his picture is a still from the effect featuring the Wicked Witch of of the West, played by Terry D’Andrea.

Let’s cut to the chase … the Ruby slippers (remember them?) were in high demand! Their magical power was what Dorothy needed to get back home. But not until the Scarecrow got a diploma from the Wizard; the Tin Man got a heart; the Lion got a medal for bravery. All ends well “over the rainbow”. Whew!

Don’t for one minute think I missed the incredible special effects of this performance; and great use of the backdrop with fantastic lighting. And what a great sound system! Well, I did say “state-of the-art” theatre.

Besides the myriad of lessons that can be learned from THE WIZARD OF OZ, the one no one can miss is “There’s no place like home.” So … let’s start talkin’!

Until  the next show…

THE WIZARD OF OZ
Music and Lyrics by Harold Arlen & E.Y.Harburg
Directed by Deb Schrager
July 19 – 27, 2013
King of Prussia Players
at Shannondell Performing Arts Theatre
10000 Shannondell Blvd.
Audubon, PA
www.kopplayers.org

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Lila Achuff

Lila Achuff

Lila Achuff … parent, educator, choreographer, current owner of a growing cottage industry of homemade preserves and condiments (Lila’s Best). Born in Montreal, Quebec, Canada, most of Lila’s education has earned her degrees in education, counseling and psychology along with an earned doctorate in Urban Education from Temple University. Over the years she has choreographed, or assisted in choreographing, musical productions in schools and local theatre, including Longwood Gardens (South Pacific, 2005). Recent shows she was involved with were “Guys and Dolls” (ACT … Avon Grove Community Theatre), “Carousel” (Rose Valley Chorus) and “Meshuggah Nuns” (Chapel Street Theatre). Because of her relationship with theatre, this makes her well qualified to review upcoming shows for STAGE.

One Comment

  1. TheatreSassyGirl1970 says:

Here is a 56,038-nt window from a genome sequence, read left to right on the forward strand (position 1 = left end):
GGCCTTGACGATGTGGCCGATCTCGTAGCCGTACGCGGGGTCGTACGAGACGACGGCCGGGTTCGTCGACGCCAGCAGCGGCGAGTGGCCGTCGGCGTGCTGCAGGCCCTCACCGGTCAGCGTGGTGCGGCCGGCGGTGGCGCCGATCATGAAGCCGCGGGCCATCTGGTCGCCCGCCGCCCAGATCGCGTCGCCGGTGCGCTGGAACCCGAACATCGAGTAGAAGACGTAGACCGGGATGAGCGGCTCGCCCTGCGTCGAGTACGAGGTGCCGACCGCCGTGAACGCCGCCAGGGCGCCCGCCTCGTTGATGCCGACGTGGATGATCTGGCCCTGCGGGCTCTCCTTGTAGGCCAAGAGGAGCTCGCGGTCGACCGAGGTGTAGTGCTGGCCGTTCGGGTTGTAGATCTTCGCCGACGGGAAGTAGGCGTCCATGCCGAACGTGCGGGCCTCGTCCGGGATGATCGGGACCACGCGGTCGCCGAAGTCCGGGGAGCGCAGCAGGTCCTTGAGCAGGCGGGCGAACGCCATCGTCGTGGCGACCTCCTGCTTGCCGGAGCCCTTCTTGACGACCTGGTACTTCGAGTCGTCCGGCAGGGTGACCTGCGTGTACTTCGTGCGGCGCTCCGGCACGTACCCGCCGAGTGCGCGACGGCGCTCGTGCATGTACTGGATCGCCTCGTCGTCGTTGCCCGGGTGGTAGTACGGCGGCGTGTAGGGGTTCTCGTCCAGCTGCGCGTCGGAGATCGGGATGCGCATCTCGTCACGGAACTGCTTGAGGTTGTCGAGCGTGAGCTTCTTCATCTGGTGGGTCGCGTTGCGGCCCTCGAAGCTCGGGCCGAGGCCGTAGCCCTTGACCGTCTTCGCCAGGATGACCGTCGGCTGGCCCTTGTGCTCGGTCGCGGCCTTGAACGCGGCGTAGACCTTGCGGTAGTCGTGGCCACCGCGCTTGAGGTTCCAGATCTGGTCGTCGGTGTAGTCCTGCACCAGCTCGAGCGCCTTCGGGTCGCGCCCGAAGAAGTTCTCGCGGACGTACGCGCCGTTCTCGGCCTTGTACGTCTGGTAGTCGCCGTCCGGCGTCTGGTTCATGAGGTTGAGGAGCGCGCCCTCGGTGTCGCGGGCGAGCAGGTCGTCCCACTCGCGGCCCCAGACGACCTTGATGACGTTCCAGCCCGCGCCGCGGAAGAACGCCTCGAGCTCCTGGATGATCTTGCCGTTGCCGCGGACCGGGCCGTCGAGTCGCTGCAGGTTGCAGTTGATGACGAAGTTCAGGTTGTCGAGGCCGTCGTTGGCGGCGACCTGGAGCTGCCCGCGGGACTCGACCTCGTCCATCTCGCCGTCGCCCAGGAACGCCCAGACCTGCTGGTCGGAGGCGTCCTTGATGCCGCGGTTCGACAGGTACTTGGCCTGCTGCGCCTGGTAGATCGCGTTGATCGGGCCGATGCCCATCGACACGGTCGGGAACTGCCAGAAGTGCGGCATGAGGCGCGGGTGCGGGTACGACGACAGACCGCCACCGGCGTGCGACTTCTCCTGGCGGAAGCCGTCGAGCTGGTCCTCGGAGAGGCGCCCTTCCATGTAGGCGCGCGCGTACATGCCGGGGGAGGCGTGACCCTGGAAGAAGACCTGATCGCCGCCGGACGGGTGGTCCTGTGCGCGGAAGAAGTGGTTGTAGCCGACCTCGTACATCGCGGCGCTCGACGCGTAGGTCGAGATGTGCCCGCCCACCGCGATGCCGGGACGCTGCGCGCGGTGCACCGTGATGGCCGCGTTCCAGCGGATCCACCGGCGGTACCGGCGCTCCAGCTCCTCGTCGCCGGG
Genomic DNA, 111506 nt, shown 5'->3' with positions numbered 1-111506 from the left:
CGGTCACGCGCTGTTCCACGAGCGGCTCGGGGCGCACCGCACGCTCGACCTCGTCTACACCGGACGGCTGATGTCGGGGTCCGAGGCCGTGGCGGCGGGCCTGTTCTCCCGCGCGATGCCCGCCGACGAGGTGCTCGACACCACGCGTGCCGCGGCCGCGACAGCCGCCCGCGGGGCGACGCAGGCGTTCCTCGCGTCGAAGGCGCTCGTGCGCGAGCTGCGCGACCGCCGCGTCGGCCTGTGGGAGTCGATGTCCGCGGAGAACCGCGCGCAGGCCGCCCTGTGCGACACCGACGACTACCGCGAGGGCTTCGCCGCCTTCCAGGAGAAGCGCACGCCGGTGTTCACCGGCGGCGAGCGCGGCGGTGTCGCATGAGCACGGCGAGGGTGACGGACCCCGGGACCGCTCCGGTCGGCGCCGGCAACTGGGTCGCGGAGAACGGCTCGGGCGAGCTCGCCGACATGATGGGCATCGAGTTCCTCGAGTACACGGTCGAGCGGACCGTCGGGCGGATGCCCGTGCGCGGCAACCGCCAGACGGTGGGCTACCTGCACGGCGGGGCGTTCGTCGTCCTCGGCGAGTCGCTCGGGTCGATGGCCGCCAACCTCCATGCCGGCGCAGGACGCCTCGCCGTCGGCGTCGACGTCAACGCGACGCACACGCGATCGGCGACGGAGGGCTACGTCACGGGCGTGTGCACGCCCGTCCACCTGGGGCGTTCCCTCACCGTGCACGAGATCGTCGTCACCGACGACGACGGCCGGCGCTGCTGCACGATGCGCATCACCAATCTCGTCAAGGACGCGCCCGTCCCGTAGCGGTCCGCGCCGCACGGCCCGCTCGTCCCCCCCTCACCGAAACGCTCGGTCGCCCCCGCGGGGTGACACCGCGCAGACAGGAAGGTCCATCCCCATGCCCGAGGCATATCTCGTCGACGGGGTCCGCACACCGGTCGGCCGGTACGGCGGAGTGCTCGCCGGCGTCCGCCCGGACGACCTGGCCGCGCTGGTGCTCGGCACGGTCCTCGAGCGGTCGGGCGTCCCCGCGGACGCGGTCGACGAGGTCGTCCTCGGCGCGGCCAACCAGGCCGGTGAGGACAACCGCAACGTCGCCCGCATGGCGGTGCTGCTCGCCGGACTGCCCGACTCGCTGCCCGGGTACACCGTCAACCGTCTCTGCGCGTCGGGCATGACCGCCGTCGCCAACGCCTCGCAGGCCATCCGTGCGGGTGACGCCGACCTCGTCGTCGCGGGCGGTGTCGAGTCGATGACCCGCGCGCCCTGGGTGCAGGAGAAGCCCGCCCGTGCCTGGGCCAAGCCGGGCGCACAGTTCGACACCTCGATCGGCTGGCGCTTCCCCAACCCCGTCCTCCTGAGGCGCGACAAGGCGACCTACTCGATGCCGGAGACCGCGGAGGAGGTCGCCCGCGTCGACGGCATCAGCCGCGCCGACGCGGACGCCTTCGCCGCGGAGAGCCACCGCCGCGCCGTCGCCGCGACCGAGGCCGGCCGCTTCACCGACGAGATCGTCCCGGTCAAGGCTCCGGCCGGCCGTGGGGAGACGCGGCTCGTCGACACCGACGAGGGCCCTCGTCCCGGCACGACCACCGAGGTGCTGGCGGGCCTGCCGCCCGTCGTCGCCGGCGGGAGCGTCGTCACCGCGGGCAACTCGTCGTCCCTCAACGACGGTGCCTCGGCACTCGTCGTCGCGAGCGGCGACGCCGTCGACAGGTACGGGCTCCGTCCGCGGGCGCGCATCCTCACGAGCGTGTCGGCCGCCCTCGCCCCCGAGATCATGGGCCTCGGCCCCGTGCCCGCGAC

This show was very impressive and it’s quite sad this review came out after the show closed. I saw this show’s first matinee and was very entertained and would have highly recommened it as a “thing to do” had the review come out during the run of the show because it was a well worth trip to KOPP! It may have even guaranteed KOPP 6 sell out performances, and might I add, the performance I attended was completely over sold. My heart goes out to the young girl who played Dorothy. She did well with the part and was quite enjoyable. She had amazing vocals but took the part more emotional on an acting level than the demure and innocent Judy Garland. I found this reviews interpretation a little off and maybe jaded? Both Witches in Oz were marvelous! From the lighthearted motherly feeling perceived by the Good Witch and the sinister evilness that came from the Bad Witch – both ladies had these roles down to near perfection. I was a little confused when the Bad Witch poisoned poppies scenes before going to the poppy field. Maybe the stage script is a little different than the MGM classic? The rest of the characters were surprisingly cast with perfection. I thoroughly enjoyed the dream characters as they came to life. The Scarecrow, sheer brillance – he was everything he was supposed to be and more! Although I would disagree with your “descriptions” of the Tin Man and the Lion…both were equally talented and just as spot on as the Scarecrow with interpretation but you seemed to be harsh. In comparison to the Tin Man and Lion we all know through the MGM classic it was apparent both men researched their characters and brought forth what an audience would expect, even more so they were believable and lovable. The matinee I saw both characters were mic-less for their solos but they carried it off like true professionals. I’m a bit surprised your review did not mention kudos to the talent displayed by the orchestra and musical director? For community theatre the orchestrations were practically flawless and in paying to particulars I don’t recall a single music que being overlooked! Another shout out should have been given to the stage crew and team responsible for creating such a simple yet ornate and beautiful set – and the lighting design complimented the sets and characters nicely. All in all your summation of Oz was well warranted but I think it would have benefited KOPP to have seen the review before the show closed.